World Day Against Child Labour: International Labour Organisation confirms an increase in child labour, activist talks about causes and solutions

As ILO confirmed the worldwide increase in child labour in an annual report ahead of World Day Against Child Labour, activist Kundan Kanskar talked about tackling the situation.

With the schools and educational institutions being shut in the Coronavirus-led pandemic, a lot of children posed a high risk of getting pushed into child labour. Ahead of World Day Against Child Labour on June 12, the International Labour Organisation (ILO) confirmed this assumption.

According to the “Child Labour: Global Estimates 2020: Trends and the Road Forward” report released by ILO and UNICEF, nearly 160 million children are expected to have been involved in child labour globally.


Though the report does not mention the data specific to India, it has indicated how 247 million children enrolled in 1.5 million schools have been impacted by the COVID-19. It has also mentioned that the situation is likely to increase the risk of child labour in India.

Kundan Kanskar, the child right activist from Delhi says that the unemployment caused due to the pandemic and the followed lockdown could be one of the major causes for the child labour to increase. “When a family, which is dependent on the daily earnings lose their jobs, they are likely to use their children as a tool to earn money. Similarly, when industries start incurring losses, they tend to go offering employment to the children than their parents as children get hired by them at half the cost. There is no denying that these two can be the major reasons for the increase in the pandemic,” he says.

Mr. Kanskar has been working for child welfare for the past eight years. Heading the NGO, ‘Save Child Beggars’, he along with the volunteers, ensure to provide street kids with the basic food, clothing and medical checkups.

Kundan Kanskar

“There are three major categories likely to be involved in child labour. The kids living in the slums, those living in the streets and the beggars. The slum kids do have the bare minimum facilities where they can stay at homes as their parents work and earn money. The street kids, however, live in worse condition than the slums kids and are involved in some work for a living. On the other hand, the beggars belong to a particular section where they are not even motivated to earn money for themselves. The pandemic, thus, has shifted the slum kids and beggars, both into the section of street kids where they do not have a choice but to earn for themselves,” the 33-year-old says.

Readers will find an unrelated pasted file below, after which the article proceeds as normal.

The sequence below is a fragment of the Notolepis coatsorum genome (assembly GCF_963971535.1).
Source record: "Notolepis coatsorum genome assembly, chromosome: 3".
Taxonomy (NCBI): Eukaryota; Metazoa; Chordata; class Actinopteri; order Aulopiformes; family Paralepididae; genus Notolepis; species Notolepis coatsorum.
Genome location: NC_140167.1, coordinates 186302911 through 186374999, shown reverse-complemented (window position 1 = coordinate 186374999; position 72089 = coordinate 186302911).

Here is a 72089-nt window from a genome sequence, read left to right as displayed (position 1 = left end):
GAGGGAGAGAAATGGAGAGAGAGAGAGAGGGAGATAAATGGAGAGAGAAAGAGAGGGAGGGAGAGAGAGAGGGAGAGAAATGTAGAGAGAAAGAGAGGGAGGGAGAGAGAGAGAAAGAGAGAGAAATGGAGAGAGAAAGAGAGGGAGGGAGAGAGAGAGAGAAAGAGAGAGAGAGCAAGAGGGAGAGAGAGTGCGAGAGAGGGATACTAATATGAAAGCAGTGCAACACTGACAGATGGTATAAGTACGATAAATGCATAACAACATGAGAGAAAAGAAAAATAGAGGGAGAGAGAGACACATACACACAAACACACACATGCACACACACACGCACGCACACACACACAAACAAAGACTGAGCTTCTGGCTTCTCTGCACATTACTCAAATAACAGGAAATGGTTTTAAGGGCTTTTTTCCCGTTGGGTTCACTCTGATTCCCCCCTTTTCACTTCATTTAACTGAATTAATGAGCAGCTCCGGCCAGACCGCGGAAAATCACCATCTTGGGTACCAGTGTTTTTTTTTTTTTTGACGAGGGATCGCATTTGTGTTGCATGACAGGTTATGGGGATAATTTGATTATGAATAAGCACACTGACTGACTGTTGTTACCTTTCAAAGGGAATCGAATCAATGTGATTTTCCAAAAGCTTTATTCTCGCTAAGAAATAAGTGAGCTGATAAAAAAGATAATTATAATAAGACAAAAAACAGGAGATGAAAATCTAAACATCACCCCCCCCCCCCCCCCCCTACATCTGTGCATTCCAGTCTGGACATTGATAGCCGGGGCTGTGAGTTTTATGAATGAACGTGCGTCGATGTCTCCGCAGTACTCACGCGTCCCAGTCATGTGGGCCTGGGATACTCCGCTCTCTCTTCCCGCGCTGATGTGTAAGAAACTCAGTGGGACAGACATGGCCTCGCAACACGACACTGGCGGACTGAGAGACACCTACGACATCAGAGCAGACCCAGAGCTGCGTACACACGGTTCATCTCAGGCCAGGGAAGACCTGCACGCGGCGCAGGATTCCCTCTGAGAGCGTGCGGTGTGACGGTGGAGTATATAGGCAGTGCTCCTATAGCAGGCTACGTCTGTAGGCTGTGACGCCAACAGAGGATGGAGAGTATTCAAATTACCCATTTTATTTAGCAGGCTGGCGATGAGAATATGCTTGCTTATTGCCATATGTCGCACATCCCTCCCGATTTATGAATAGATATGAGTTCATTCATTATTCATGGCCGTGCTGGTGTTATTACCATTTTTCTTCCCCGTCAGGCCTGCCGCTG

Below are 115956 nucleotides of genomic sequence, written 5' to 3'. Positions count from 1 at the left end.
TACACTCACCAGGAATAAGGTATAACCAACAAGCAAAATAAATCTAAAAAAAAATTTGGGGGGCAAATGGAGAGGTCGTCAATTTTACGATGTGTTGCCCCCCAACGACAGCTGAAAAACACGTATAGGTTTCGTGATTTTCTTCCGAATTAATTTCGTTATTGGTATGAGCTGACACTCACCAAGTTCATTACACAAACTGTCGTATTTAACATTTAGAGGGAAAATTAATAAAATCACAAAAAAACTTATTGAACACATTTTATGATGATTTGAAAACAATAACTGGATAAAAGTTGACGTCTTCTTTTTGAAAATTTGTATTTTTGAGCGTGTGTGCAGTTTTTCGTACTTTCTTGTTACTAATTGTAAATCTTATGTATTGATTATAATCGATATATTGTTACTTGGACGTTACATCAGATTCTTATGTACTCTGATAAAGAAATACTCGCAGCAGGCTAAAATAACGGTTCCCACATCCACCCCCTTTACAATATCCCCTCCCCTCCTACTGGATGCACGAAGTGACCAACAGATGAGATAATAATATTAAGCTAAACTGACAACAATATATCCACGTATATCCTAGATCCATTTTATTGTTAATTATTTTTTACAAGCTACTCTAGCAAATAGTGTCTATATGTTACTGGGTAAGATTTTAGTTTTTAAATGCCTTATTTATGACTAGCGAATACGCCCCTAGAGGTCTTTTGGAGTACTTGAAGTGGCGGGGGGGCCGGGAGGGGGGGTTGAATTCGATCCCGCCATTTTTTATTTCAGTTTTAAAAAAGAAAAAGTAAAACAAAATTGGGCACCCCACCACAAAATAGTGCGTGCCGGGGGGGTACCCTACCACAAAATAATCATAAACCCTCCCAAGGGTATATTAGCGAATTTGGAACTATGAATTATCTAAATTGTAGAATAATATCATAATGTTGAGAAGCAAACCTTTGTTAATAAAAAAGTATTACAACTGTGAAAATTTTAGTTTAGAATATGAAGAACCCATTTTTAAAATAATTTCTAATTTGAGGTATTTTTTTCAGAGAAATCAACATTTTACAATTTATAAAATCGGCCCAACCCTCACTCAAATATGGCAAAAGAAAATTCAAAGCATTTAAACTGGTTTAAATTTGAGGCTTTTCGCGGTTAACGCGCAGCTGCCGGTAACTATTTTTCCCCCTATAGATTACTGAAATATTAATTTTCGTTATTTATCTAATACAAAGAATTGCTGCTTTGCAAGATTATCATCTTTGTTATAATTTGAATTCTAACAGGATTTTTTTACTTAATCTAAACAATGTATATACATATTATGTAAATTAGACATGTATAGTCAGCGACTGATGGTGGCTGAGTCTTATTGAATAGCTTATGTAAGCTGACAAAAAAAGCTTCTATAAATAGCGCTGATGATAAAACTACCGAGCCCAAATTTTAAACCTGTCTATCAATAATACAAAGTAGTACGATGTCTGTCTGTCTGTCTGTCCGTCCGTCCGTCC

While the solutions to child labour cannot be imposed in a day, as per Kundan Kanskar, he believes that collective action of the government, industries, and society can bring some change. “Child labour is a crime and its eradication should be the priority of the policymakers. The authorities should be empowered to impose the strictest fines on the industries that take children for work. Likewise, the trials in the courts should speed up regarding the issue” he says.

Mr. Kanskar further says that individuals play an important role in reducing child labour. “If one person takes the responsibility of their area and checks on the children working nearby that area, a lot can be improved. One can find out the contacts of the Children Welfare Officer of that area and report there,” he says while adding that the basic one can do is to call on 1098 to inform about the children.

“There is no doubt that a few officers in the offices do not work as per expectations. However, it’s the responsibility of the people to keep questioning them. People’s participation, awareness, and engagement are the three major and effective solutions to the problem,” he says. “After all, children are the future of the country. The country will stand strong only when the children are strong,” Mr. Kanskar says.

Data Source: The Times of India

Also Read: NGO run by Keralites in Delhi helps rehabilitate sex workers by distributing masks made by them

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